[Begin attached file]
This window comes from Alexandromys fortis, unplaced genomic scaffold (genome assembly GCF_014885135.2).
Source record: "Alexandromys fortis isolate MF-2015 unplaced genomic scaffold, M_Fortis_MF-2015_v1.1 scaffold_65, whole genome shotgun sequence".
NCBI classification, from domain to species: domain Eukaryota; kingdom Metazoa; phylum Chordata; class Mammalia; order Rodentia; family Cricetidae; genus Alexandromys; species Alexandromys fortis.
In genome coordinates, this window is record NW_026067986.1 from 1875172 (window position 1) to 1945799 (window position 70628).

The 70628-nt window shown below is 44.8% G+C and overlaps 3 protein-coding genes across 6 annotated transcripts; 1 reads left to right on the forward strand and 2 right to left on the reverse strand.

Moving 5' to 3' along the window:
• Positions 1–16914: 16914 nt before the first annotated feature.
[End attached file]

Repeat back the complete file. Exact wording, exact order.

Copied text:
This window comes from Alexandromys fortis, unplaced genomic scaffold (genome assembly GCF_014885135.2).
Source record: "Alexandromys fortis isolate MF-2015 unplaced genomic scaffold, M_Fortis_MF-2015_v1.1 scaffold_65, whole genome shotgun sequence".
NCBI classification, from domain to species: domain Eukaryota; kingdom Metazoa; phylum Chordata; class Mammalia; order Rodentia; family Cricetidae; genus Alexandromys; species Alexandromys fortis.
In genome coordinates, this window is record NW_026067986.1 from 1875172 (window position 1) to 1945799 (window position 70628).

The 70628-nt window shown below is 44.8% G+C and overlaps 3 protein-coding genes across 6 annotated transcripts; 1 reads left to right on the forward strand and 2 right to left on the reverse strand.

Moving 5' to 3' along the window:
• Positions 1–16914: 16914 nt before the first annotated feature.